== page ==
Inflation bites into Robertson margin despite turnover hike


Robertson Group has reported a 9 per cent increase in turnover, to £670.9m.

Despite the higher revenue, pre-tax profit at the family-run company fell by 20 per cent to £16.3m in the year to 30 June 2023, according to financial accounts published this week.

This was partly due to a £58m increase in the cost of sales, with the group’s margin narrowing to 2.4 per cent compared with 3.3 per cent in 2021/22.

Robertson Group was the 30th-largest UK contractor by turnover in the CN100 2023 table.

The group ended the financial year with net cash reserves of £58.1m, down slightly on the previous year’s £61m. It took on a higher level of short-term loan debt to be repaid within 12 months (£110.7m versus £73m in 2021/22), but was still able to pay out an interim dividend of £18.8m compared with £5m the year before.

In the strategic report accompany the latest set of accounts, group chairman Sir William Robertson described “unprecedented levels of inflation across materials, labour and energy”.

He added: “Interest rate rises have also squeezed available budgets across both the public and private sectors. Inflation costs across many aspects of the economy have forced both the public and private sectors to reevaluate projects, with a number delayed or cancelled as a result of pressure on both revenue and capital budgets.”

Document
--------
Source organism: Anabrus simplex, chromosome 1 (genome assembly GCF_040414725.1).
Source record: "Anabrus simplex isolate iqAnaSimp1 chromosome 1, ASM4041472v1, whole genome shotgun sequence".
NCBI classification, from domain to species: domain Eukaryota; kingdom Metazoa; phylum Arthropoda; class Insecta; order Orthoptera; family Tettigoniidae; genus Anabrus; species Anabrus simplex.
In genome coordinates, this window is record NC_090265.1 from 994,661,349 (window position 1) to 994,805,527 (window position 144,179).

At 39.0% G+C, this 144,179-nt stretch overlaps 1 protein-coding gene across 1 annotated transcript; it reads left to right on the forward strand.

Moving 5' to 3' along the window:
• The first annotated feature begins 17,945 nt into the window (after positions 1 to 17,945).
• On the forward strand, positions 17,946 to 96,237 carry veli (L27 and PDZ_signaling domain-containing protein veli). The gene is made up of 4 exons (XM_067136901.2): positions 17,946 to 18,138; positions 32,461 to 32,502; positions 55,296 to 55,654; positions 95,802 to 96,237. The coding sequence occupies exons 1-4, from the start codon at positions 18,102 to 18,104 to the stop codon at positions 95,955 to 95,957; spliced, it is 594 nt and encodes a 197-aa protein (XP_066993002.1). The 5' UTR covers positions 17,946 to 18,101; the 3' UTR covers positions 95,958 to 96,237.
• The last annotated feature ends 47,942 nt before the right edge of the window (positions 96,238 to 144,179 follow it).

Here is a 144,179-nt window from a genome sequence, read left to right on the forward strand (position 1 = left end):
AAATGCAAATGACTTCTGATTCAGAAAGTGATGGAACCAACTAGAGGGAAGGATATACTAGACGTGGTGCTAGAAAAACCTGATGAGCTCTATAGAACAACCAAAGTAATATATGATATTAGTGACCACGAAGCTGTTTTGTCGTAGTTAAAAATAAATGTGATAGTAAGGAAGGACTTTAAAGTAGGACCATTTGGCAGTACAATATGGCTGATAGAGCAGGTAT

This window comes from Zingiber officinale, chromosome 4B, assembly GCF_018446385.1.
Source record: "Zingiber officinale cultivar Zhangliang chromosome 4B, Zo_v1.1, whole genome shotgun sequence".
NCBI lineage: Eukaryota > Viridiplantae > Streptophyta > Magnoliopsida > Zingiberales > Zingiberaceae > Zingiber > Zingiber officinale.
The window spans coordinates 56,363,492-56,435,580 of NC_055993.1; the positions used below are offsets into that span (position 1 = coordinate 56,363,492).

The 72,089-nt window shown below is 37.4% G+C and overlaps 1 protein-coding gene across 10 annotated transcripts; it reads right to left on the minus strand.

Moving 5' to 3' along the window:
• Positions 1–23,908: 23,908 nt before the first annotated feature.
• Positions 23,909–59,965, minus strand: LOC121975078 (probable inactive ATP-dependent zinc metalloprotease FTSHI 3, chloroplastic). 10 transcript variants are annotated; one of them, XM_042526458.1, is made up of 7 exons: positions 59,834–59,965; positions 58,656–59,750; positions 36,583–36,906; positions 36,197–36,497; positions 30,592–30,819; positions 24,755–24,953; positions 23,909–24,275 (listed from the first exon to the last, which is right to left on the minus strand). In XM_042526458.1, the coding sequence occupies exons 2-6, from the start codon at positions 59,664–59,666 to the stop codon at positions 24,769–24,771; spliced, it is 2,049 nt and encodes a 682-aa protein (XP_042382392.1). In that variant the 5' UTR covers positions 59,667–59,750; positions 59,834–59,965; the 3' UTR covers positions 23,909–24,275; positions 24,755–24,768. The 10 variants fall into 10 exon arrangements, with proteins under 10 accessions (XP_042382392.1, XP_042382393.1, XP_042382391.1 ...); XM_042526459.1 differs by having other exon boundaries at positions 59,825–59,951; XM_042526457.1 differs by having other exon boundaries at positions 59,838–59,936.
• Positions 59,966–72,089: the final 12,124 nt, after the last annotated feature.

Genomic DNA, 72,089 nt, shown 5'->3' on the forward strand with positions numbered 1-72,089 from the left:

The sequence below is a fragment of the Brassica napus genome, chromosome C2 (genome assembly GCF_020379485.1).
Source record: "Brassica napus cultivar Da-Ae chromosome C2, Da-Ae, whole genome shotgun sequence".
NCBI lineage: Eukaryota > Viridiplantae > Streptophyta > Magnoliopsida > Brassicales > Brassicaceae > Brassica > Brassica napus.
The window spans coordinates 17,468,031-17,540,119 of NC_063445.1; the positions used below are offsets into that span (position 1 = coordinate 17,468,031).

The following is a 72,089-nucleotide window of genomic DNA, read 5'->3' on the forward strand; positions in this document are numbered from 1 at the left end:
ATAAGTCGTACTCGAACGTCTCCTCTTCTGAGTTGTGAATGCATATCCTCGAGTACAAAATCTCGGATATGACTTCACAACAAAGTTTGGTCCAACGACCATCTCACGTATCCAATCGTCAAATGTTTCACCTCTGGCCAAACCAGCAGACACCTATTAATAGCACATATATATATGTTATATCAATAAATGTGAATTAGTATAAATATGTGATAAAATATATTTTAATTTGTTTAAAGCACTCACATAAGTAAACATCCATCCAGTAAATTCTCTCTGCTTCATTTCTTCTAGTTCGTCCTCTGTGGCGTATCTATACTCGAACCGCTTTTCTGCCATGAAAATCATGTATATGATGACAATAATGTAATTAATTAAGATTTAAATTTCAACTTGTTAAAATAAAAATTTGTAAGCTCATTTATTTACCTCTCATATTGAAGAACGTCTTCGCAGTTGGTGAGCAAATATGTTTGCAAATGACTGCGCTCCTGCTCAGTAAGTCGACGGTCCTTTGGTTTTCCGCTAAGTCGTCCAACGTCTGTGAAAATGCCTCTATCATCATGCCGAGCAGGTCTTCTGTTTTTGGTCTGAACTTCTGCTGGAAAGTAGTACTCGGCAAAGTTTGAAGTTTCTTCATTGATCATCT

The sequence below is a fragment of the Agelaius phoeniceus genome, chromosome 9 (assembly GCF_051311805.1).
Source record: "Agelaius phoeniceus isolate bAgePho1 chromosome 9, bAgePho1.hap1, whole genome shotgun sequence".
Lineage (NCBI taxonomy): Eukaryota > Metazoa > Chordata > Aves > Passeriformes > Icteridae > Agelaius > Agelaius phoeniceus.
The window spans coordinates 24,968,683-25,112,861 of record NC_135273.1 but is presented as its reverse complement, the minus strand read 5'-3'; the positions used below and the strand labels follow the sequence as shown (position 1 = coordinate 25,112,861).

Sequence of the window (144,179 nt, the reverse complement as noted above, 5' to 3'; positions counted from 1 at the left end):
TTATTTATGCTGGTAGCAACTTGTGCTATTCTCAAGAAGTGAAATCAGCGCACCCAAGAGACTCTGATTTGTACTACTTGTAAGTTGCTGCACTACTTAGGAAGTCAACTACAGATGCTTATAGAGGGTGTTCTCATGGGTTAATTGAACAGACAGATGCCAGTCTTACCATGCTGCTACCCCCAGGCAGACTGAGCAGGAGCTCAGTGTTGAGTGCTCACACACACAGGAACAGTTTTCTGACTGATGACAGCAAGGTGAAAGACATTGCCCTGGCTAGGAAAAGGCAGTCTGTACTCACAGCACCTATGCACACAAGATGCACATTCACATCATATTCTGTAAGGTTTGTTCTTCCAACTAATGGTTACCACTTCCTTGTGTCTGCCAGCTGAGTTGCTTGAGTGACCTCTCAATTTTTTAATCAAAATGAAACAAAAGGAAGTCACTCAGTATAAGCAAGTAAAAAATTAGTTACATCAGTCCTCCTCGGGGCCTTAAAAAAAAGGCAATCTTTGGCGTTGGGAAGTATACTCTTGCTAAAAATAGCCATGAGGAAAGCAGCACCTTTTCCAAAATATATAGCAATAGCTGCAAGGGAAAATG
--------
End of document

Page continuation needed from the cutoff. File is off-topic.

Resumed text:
Robertson said these issues had continued into the current financial year but “the group has continued to ensure that it can demonstrate value for money to our client base”.

He added: “One of our key objectives continues to be cost certainty for us and for our clients, despite having to manage the exceptionally high levels of inflation and supply-chain volatility that we are currently experiencing. The front-end, preconstruction phase is critical to that success.”

The group stated that its main contracting business, Robertson Construction Group (RCG), saw its turnover rise by £30m to reach £490m. This was achieved with a “clearly defined regional business model, a continued focus on project selection and strong local supply-chain relationships”.

RCG operated more than 100 construction sites during the year, with a strong presence in the North of England and Scotland.

In the public sector, the group accounts highlighted RCG’s role in the Clear Futures partnership as a strategic delivery partner for Eastbourne and Lewes councils in Sussex, plus Stockport and Bolton councils in the North West.

Other ongoing projects include Robertson’s first job in North Wales, where it is building a multimillion-pound school campus (pictured) in Mynydd, Flintshire, for completion this November. Two months ago, Robertson also won a place on the £1bn North West Construction Hub’s Medium Value Construction Framework, which runs until 2026.

Headcount at Robertson Group increased from 2,551 in 2021/22 to 2,705 the following year but Sir William Robertson recognised that attracting young people into construction and retaining existing staff “is a challenge for all of us”.

Looking ahead, he said that the group was well-positioned to make 2024 “another year of sustained, profitable trading activity”, as it was in a “robust position to manage any economic pressures and support future growth and new investment”.



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